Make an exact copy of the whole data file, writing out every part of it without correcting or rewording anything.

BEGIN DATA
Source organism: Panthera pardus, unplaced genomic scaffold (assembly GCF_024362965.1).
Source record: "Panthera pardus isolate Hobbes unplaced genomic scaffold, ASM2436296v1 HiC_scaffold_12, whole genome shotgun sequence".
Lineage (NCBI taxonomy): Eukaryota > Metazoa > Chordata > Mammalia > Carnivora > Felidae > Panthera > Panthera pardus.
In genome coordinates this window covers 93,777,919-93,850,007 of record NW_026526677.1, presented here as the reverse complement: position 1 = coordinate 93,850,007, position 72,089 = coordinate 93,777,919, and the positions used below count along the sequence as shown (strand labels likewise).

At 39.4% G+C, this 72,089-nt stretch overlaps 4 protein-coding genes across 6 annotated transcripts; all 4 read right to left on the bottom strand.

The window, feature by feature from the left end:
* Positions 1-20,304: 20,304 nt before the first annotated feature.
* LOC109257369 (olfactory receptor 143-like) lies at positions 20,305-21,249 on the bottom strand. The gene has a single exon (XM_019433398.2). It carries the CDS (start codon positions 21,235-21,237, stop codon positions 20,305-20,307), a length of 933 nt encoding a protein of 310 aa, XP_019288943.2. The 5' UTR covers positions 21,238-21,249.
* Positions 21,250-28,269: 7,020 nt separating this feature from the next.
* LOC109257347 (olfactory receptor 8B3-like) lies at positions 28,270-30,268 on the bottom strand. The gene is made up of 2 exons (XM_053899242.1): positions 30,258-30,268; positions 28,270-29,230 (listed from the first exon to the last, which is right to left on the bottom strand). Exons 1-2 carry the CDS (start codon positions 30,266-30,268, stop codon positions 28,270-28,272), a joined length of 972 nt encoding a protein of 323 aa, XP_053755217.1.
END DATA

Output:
Source organism: Panthera pardus, unplaced genomic scaffold (assembly GCF_024362965.1).
Source record: "Panthera pardus isolate Hobbes unplaced genomic scaffold, ASM2436296v1 HiC_scaffold_12, whole genome shotgun sequence".
Lineage (NCBI taxonomy): Eukaryota > Metazoa > Chordata > Mammalia > Carnivora > Felidae > Panthera > Panthera pardus.
In genome coordinates this window covers 93,777,919-93,850,007 of record NW_026526677.1, presented here as the reverse complement: position 1 = coordinate 93,850,007, position 72,089 = coordinate 93,777,919, and the positions used below count along the sequence as shown (strand labels likewise).

At 39.4% G+C, this 72,089-nt stretch overlaps 4 protein-coding genes across 6 annotated transcripts; all 4 read right to left on the bottom strand.

The window, feature by feature from the left end:
* Positions 1-20,304: 20,304 nt before the first annotated feature.
* LOC109257369 (olfactory receptor 143-like) lies at positions 20,305-21,249 on the bottom strand. The gene has a single exon (XM_019433398.2). It carries the CDS (start codon positions 21,235-21,237, stop codon positions 20,305-20,307), a length of 933 nt encoding a protein of 310 aa, XP_019288943.2. The 5' UTR covers positions 21,238-21,249.
* Positions 21,250-28,269: 7,020 nt separating this feature from the next.
* LOC109257347 (olfactory receptor 8B3-like) lies at positions 28,270-30,268 on the bottom strand. The gene is made up of 2 exons (XM_053899242.1): positions 30,258-30,268; positions 28,270-29,230 (listed from the first exon to the last, which is right to left on the bottom strand). Exons 1-2 carry the CDS (start codon positions 30,266-30,268, stop codon positions 28,270-28,272), a joined length of 972 nt encoding a protein of 323 aa, XP_053755217.1.